Friday, May 21, 2010
However much she liked to pit the genius against the mass, her fiction always betrayed a secret communion between the two. Each of her two most famous novels gives its estranged hero an opportunity to defend himself in a lengthy speech before the untutored and the unlettered. Roark declaims before a jury of "the hardest faces" that includes "a truck driver, a bricklayer, an electrician, a gardener and three factory workers." John Galt takes to the airwaves in Atlas Shrugged, addressing millions of listeners for hours on end. In each instance, the hero is understood, his genius acclaimed, his alienation resolved. And that's because, as Galt explains, there are "no conflicts of interest among rational men"—which is just a Randian way of saying that every story has a happy ending.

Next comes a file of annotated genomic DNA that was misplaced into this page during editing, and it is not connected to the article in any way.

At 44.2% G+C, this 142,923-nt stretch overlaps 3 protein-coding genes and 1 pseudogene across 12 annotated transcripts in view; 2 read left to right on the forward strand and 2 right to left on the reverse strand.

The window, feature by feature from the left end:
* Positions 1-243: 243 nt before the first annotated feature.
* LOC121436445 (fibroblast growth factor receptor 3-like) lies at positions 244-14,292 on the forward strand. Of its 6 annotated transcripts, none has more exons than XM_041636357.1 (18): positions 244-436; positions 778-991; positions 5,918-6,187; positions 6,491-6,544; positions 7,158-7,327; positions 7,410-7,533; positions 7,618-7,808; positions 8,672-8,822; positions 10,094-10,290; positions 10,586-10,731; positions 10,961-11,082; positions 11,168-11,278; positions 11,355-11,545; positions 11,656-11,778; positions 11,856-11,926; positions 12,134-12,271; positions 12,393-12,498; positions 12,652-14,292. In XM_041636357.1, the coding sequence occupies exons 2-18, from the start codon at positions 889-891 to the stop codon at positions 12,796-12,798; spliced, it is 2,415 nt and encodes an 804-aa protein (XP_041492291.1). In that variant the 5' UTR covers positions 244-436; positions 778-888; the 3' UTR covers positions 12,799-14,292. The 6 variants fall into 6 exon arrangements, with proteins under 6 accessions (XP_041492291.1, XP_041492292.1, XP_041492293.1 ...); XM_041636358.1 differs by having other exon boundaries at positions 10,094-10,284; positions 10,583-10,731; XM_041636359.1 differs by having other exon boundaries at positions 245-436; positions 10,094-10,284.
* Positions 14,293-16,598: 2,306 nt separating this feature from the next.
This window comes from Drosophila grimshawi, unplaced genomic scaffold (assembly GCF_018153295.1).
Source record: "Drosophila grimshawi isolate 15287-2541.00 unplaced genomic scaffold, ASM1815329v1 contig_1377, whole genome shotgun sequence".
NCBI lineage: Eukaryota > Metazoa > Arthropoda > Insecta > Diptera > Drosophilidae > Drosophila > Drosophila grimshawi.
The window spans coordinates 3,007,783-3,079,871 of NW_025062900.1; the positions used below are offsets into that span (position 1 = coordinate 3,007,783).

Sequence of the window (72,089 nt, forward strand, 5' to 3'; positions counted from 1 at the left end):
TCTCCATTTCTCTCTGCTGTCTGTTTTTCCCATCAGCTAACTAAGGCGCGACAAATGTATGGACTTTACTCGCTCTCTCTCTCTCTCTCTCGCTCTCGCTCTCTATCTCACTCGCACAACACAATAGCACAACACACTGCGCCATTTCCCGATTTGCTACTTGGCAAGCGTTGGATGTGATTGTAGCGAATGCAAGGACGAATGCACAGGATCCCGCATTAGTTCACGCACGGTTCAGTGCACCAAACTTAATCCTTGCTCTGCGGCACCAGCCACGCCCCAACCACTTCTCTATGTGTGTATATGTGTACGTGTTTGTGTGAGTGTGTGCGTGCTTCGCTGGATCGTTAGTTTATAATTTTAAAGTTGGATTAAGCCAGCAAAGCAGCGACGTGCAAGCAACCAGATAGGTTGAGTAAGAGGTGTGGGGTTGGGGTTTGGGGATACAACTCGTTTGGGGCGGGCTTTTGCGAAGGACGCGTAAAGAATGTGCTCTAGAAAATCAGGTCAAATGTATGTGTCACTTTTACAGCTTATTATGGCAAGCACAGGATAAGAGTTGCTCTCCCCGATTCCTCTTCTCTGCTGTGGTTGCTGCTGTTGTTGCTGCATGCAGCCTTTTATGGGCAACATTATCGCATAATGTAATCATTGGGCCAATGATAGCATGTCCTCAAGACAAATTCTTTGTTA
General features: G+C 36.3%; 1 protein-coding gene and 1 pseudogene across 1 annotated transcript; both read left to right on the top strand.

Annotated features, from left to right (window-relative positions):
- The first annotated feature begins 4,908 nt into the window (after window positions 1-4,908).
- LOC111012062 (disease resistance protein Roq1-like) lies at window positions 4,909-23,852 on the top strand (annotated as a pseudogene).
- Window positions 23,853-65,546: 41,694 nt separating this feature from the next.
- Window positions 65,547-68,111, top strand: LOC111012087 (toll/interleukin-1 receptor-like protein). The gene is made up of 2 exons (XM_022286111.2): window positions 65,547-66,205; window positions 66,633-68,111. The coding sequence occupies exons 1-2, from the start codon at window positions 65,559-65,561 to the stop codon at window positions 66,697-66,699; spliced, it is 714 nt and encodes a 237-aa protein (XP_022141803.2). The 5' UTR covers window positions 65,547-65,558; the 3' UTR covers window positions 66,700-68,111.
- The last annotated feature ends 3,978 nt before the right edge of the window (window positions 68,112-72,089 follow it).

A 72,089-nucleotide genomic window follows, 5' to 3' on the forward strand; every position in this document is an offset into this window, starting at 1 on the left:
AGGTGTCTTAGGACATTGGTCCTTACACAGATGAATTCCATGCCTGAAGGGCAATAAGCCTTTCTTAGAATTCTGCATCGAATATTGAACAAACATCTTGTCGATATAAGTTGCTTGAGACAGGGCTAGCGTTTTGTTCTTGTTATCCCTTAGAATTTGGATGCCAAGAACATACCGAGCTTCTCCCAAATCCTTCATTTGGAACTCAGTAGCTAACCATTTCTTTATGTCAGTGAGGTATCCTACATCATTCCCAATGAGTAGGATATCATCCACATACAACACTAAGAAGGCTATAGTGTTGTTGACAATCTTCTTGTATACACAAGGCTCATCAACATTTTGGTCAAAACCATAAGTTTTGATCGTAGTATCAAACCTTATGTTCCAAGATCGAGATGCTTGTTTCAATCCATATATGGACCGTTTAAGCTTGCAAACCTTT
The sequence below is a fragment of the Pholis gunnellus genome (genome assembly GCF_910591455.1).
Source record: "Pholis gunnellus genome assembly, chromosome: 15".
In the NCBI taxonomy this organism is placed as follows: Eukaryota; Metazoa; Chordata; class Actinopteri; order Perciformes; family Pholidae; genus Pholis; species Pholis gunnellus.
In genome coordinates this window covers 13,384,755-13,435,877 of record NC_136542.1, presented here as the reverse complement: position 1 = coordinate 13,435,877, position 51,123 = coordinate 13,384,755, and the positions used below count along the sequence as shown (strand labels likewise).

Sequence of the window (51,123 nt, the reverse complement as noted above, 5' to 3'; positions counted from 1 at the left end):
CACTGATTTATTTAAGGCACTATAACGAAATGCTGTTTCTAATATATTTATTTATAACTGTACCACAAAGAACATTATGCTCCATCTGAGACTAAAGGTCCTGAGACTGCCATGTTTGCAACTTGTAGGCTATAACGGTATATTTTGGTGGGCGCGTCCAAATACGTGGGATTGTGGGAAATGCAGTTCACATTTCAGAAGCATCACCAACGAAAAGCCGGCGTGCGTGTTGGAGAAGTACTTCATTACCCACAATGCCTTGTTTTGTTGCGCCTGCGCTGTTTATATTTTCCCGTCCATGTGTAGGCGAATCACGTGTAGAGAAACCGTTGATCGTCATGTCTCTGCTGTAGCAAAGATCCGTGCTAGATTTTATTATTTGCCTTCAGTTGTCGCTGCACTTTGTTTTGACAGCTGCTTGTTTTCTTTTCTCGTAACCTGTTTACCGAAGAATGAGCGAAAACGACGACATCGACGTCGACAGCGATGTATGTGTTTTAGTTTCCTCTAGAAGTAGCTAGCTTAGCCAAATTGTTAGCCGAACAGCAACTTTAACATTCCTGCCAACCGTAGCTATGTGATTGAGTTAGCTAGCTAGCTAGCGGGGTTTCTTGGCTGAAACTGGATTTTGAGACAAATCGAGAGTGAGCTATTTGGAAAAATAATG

The chief conflict in Rand's novels, then, is not between the individual and the masses. It is between the demigod-creator and all those unproductive elements of society—the intellectuals, bureaucrats and middlemen—that stand between him and the masses. Aesthetically, this makes for kitsch; politically, it bends toward fascism. Admittedly, the argument that there is a connection between fascism and kitsch has taken a beating over the years. Yet surely the example of Rand—and the publication of two new Rand biographies, Anne Heller's Ayn Rand and the World She Made and Jennifer Burns's Goddess of the Market—is suggestive enough to put the question of that connection back on the table.